U.S. v. Hennis, No. 17-0263-AR (C.A.A.F. 2017)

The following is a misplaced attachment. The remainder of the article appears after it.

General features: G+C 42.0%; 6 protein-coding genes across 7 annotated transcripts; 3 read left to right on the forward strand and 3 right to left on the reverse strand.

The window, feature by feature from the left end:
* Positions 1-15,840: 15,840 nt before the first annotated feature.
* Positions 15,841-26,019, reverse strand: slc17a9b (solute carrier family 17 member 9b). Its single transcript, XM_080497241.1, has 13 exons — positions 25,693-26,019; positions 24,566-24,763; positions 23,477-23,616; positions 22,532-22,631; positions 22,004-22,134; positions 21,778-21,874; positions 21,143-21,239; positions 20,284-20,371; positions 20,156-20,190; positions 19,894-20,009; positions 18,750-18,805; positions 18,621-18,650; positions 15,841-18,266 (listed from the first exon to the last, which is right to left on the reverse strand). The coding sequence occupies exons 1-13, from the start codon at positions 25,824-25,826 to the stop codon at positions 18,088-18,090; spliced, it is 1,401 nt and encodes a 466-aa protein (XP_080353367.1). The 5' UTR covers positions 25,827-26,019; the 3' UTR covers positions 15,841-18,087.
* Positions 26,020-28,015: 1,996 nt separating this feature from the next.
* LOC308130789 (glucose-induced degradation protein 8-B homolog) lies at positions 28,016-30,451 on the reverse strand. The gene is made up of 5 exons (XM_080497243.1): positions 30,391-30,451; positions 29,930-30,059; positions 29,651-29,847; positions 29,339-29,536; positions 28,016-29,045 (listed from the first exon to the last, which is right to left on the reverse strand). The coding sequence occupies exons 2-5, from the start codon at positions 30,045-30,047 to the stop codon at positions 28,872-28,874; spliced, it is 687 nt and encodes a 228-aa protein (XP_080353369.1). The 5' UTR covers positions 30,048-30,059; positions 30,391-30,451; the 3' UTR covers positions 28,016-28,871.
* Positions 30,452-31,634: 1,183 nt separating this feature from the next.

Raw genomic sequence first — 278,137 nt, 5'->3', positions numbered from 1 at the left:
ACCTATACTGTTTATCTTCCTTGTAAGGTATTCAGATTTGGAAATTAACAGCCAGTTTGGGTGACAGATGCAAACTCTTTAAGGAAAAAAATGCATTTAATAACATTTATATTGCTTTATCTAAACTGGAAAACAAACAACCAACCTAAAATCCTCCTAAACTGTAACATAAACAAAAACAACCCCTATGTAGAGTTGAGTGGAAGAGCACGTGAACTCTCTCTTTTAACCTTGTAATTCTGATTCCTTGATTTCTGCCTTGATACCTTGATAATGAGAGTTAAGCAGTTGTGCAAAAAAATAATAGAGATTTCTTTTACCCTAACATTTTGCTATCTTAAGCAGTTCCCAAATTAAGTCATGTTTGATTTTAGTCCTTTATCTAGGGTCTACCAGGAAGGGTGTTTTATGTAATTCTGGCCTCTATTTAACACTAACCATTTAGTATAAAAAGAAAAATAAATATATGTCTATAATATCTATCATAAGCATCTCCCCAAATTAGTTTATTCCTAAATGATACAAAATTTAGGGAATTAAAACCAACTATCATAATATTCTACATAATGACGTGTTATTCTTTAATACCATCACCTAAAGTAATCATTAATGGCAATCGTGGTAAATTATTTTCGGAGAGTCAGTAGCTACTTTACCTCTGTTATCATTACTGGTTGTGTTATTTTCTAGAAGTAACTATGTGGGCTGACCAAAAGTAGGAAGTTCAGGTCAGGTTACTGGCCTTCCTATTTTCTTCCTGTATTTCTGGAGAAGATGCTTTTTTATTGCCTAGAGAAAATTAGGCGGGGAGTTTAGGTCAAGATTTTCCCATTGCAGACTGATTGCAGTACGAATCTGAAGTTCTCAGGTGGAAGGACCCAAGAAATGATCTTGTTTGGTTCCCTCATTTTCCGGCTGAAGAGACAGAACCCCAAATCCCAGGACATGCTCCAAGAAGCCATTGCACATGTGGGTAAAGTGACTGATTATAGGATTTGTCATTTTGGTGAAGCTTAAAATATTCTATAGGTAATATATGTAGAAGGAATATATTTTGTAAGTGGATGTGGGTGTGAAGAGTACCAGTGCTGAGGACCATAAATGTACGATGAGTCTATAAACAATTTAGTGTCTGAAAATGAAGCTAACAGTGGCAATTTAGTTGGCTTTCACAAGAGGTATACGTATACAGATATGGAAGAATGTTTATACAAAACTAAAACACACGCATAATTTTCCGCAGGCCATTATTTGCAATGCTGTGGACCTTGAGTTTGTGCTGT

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This opinion is subject to revision before publication UNITED STATES COURT OF APPEALS FOR THE ARMED FORCES _______________ UNITED STATES Appellee v. Timothy B. HENNIS, Master Sergeant United States Army, Appellant No. 17-0263 Crim. App. No. ARMY 20100304 Argued October 10, 2017—Decided November 20, 2017 Military Judge: Patrick Parrish For Appellant: Captain Timothy G. Burroughs (argued); Lieutenant Colonel Christopher Daniel Carrier. For Appellee: Captain Samuel E. Landes (argued); Colonel Tania M. Martin, Colonel Mark H. Sydenham, Lieutenant Colonel A. G. Courie III; Lieutenant Colonel Eric K. Stafford, and Captain Catharine M. Parnell. Judge OHLSON delivered the opinion of the Court, in which Chief Judge STUCKY, Judges RYAN and SPARKS, and Senior Judge COX, joined.1 ______________ Judge OHLSON delivered the opinion of the Court. Appellant’s case is before this Court for mandatory review under Article 67(a)(1), Uniform Code of Military Justice (UCMJ), 10 U.S.C. § 867(a)(1) (2012). Appellant has filed a consolidated motion requesting, in relevant part, appointment of appellate defense team members pursuant to the Army’s capital litigation regulation, as well as funding for learned counsel, a mitigation specialist, and a fact investigator. We conclude that this Court does not have the constitutional, statutory, or regulatory authority to provide Ap- 1 Senior Judge Cox’s participation in this case is limited to resolving the consolidated motion. United States v. Hennis, No. 17-0263/AR Opinion of the Court pellant with the relief he seeks. Accordingly, we deny Appellant’s motion.2 I. Introduction In May 1985, the wife, five-year-old daughter, and threeyear-old daughter of an Air Force captain were murdered in Fayetteville, North Carolina. Appellant, who was a member of the Army at the time of the murders, was initially tried for these crimes in state court. He was convicted of the offenses at his first trial, but those convictions were overturned upon appellate review by the North Carolina Supreme Court. At his second trial in state court in 1989, Appellant was acquitted. Following his acquittal in state court, Appellant returned to active duty with the Army and served until his retirement in 2004. However, after his retirement, DNA testing linked Appellant to the Fayetteville murders. The Army ordered Appellant to active duty and initiated court-martial proceedings against him in 2006. Contrary to his pleas, a general court-martial with enlisted representation convicted Appellant of three specifications of premeditated murder, in violation of Article 118, UCMJ, 10 U.S.C. § 918 (2012). The court-martial sentenced Appellant to a dishonorable discharge, forfeiture of all pay and allowances, reduction to E-1, and to be put to death. The convening authority approved the sentence, and the United States Army Court of Criminal Appeals (CCA) affirmed the findings and the death sentence. United States v. Hennis, 75 M.J. 796 (A. Ct. Crim. App. 2016) (en banc). Appellant’s case is now before us pursuant to Article 67(a)(1), UCMJ. Appellant is represented in this Court by two attorneys: Lieutenant Colonel (LTC) Christopher Daniel Carrier and 2 Appellant’s consolidated motion also requests that we hold oral argument in this matter and that we stay the proceedings pending receipt of the resources he is seeking. Because we already have held oral argument on the consolidated motion, Appellant’s request for oral argument is denied as moot. Further, in light of our conclusion that we have no authority to require the Government to provide Appellant with the requested resources, we also deny the request for a stay pending receipt of these resources. A separate briefing order will follow this opinion. 2 United States v. Hennis, No. 17-0263/AR Opinion of the Court Captain (CPT) Timothy G. Burroughs. Neither is “learned counsel.”3 Appellant’s lead counsel, CPT Burroughs, has no experience litigating capital cases, defending an accused at court-martial, contesting a case before a court-martial panel, or investigating and presenting a mitigation case. However, he does have limited experience with military appeals. CPT Burroughs also carries a full caseload in his role as a military appellate defense counsel, representing twenty-seven other clients in addition to Appellant. LTC Carrier, a former military judge, serves as the supervising counsel in Appellant’s case. Given his duties as the chief of capital and complex litigation, LTC Carrier is unable to wholly devote himself to Appellant’s case. Further, LTC Carrier has never prosecuted or defended an accused in a capital case and has minimal experience with capital appeals. In addition, Appellant does not have the assistance of a mitigation specialist or a fact investigator in this case, despite making numerous requests to the CCA and various Army officials. II. Discussion In the motion before us, Appellant requests appointment of an appellate defense team pursuant to the Army’s capital litigation regulation, and funding for learned counsel, a mitigation specialist, and a fact investigator. We will address each of these requests in turn. A. Appellate Defense Team The Army’s capital litigation regulation does not provide a basis for the relief sought by Appellant. A key provision of the regulation states: “The suggested capital litigation team serves as a guideline.” Dep’t of the Army, Reg. 27-10, Legal Services, Military Justice para. 28-6.a. (May 11, 2016) [hereinafter AR 27-10] (emphasis added). This language “by its own terms [is] hortatory, rather than mandatory” and thus does not create a binding right. United States v. Sloan, 35 3 “Learned counsel” is an attorney knowledgeable in the law applicable to capital cases. United States v. Akbar, 74 M.J. 364, 399 (C.A.A.F. 2015). 3 United States v. Hennis, No. 17-0263/AR Opinion of the Court M.J. 4, 9 (C.M.A. 1992). Moreover, even if Appellant did have a binding right under this regulation, a review of its provisions as a whole demonstrates that the regulation was intended to apply to trial defense teams rather than to appellate defense teams. See generally AR 27-10 ch. 28. We therefore conclude that this Court does not have the authority to mandate the appointment of an appellate defense team pursuant to the provisions of the Army’s capital litigation regulation. B. Learned Counsel This Court similarly does not have the authority to mandate funding for learned counsel in this case. As an initial matter, there currently is no requirement for the appointment of learned counsel in military capital cases. Akbar, 74 M.J. at 399; see also Articles 27(b)(1), 70(a), UCMJ, 10 U.S.C. §§ 827(b)(1), 870(a) (2012). We recognize that the Military Justice Act of 2016 substantially amends Article 70, UCMJ, by requiring “[t]o the greatest extent practicable, in any capital case, at least one defense counsel … be learned in the law.” Military Justice Act of 2016, Pub. L. No. 114328, § 5334, 130 Stat. 2000, 2936 (2016). However, the “to the greatest extent practicable” language makes plain that there is no statutory requirement for learned counsel. More importantly, it is clear that the pending amendment to Article 70, UCMJ, applies only to future military capital cases and not to Appellant’s case. See id. § 5542(a), (c)(2), 130 Stat. at 2967–68. Specifically, the amendment states that it does not apply to “any case in which charges are referred to trial by court-martial before the effective date of such amendments.” Id. § 5542(c)(2), 130 Stat. at 2967. Further, it states that proceedings in such cases “shall be held in the same manner and with the same effect as if such amendments had not been enacted.” Id. § 5542(c)(2), 130 Stat. at 2967–68. Appellant’s case was referred long before the effective date of the amendment. Therefore, Appellant is not entitled to any relief pursuant to the amendment’s provisions. Appellant next identifies two separate constitutional rights as the basis for his learned counsel request: the equal protection component of the Fifth Amendment’s Due Process 4 United States v. Hennis, No. 17-0263/AR Opinion of the Court Clause, and the right to effective assistance of appellate counsel. However, as shown below, neither constitutional right mandates funding for learned counsel. We first turn to Appellant’s equal protection claim that he must be treated in a similar manner to future appellants in capital cases. The distinction drawn between Appellant— who is not entitled to learned counsel under the Military Justice Act of 2016—and future capital appellants—who may be entitled to learned counsel under the provisions of that act—is not based on a constitutionally suspect classification such as race, religion, or national origin. Nor does this distinction interfere with Appellant’s fundamental constitutional rights. See United States v. Gray, 51 M.J. 1, 22–23 (C.A.A.F. 1999). Absent a suspect classification or interference with a fundamental right, all that is needed for the statute to withstand constitutional scrutiny is a rational basis for the distinction between Appellant and future capital appellants. See Akbar, 74 M.J. at 406; Tate v. District of Columbia, 627 F.3d 904, 910 (D.C. Cir. 2010). We conclude that such a rational basis exists. Congress presumably delayed the effective date and implementation of Article 70, UCMJ, in order to provide the government with adequate time to train appellate defense counsel, write and implement regulations pertaining to learned counsel, and allocate funding to pay for the training and use of learned counsel in capital cases. We therefore reject Appellant’s equal protection argument. We next consider Appellant’s reliance on the right to effective assistance of appellate counsel. See United States v. Brooks, 66 M.J. 221, 223 (C.A.A.F. 2008). This question is not yet ripe because we review ineffective assistance of counsel claims after we have a record of counsel’s performance. See United States v. Marshall, 45 M.J. 268, 270 (C.A.A.F. 1996); see also Maryland v. Kulbicki, 136 S. Ct. 2, 4 (2015) (per curiam). We recognize that LTC Carrier and CPT Burroughs have very limited experience in capital cases, and this inexperience ultimately may be a factor in determining whether counsel’s performance was ineffective. See United States v. Cronic, 466 U.S. 648, 665 (1984); United States v. Murphy, 50 M.J. 4, 13 (C.A.A.F. 1998). However, as we have noted in the past, “limited experience does not raise 5 United States v. Hennis, No. 17-0263/AR Opinion of the Court a presumption of ineffectiveness.” United States v. Loving, 41 M.J. 213, 300 (C.A.A.F. 1994) (citing Cronic, 466 U.S. at 665). Accordingly, we conclude there is no basis for this Court to grant Appellant’s request to require funding for learned counsel.4 C. Experts Similarly, there is no basis for this Court to mandate funding for a mitigation specialist or fact investigator in this case. In resolving the request for expert assistance, we will assume arguendo that this Court is the proper forum for such a request. But see United States v. Gray, 40 M.J. 25, 25 (C.A.A.F. 1994) (order).5 Upon doing so, we conclude that Appellant has not met the “reasonable-necessity standard” to establish that he is entitled to have this court mandate expert assistance at this time. See Gray, 51 M.J. at 20; United States v. Tharpe, 38 M.J. 8, 14 (C.M.A. 1993). Simply stated, it is unclear from the record before us why interviewing witnesses, reviewing documents, and completing certain 4 This conclusion in no way precludes this Court from providing appropriate relief to Appellant in the future if we later determine appellate defense counsel’s performance was ineffective. 5 We note that in a December 20, 2016, memorandum denying the Defense Appellate Division’s request for funding of a mitigation specialist and investigator, the convening authority stated that the “request should be forwarded to the U.S. Court of Appeals for the Armed Forces for approval, per AR 27-10, para. 6-5d.” This sentence indicates that there may be a misapprehension of this Court’s role in a case such as this one. The cited regulation states that “in capital cases … [r]equests for funding [for expert services] … should be made to the appropriate authority,” including “the court before which the case is pending.” AR 27-10 para. 6-5.d. However, the Army does not determine this Court’s jurisdiction and responsibilities. This Court reviews lower court rulings of denials of requests for experts. See United States v. Kreutzer, 61 M.J. 293 (C.A.A.F. 2005) (determining that the denial of expert assistance from a mitigation specialist was not harmless beyond a reasonable doubt). This Court also reviews rulings on whether the expert assistance provided by the government is competent. United States v. McAllister, 55 M.J. 270, 275–76 (C.A.A.F. 2001). However, we take these actions as a court of review, not as part of the chain of command or as some sort of administrative approval authority. 6 United States v. Hennis, No. 17-0263/AR Opinion of the Court investigative tasks is beyond the ability of the defense team. Further, as previously discussed, Appellant is not entitled to expert assistance under chapter 28 of AR 27-10 because the regulation does not create mandatory requirements and because it applies to trial defense teams. Additionally, this regulation only states that the defense team “may” include mitigation specialists and fact investigators. AR 27-10 para. 28-6.c. Accordingly, Appellant’s request for funding a mitigation specialist and fact investigator is denied. III. Conclusion As explained above, at this point in these appellate proceedings we discern no constitutional, statutory, or regulatory basis for this Court to grant Appellant’s requests for an enhanced appellate defense team or for funding for learned counsel, a mitigation specialist, and a fact investigator. However, we note that Congress has clearly expressed its preference that military members charged with capital offenses be provided with learned counsel in the near future, federal law requires the provision of learned counsel upon request in other federal death penalty cases, and most state jurisdictions which still have the death penalty have established minimum qualifications for counsel in such cases.6 Nevertheless, in deciding a motion such as the one now before us, this Court’s task is not to require “what is prudent or appropriate, but only what is constitutionally [and statutorily] compelled.” Cronic, 466 U.S. at 665 n.38. Appropriate personnel in the Army Judge Advocate General’s Corps are not similarly constrained, however, and may most certainly do what is “prudent” and “appropriate” in the instant case. Appellant’s consolidated motion is denied. 6 See Stephen C. Reyes, Left Out in the Cold: The Case for a Learned Counsel Requirement in the Military, Army Law. 5, Oct. 2010, at 7–11 (identifying jurisdictions with special attorney qualifications for capital cases). 7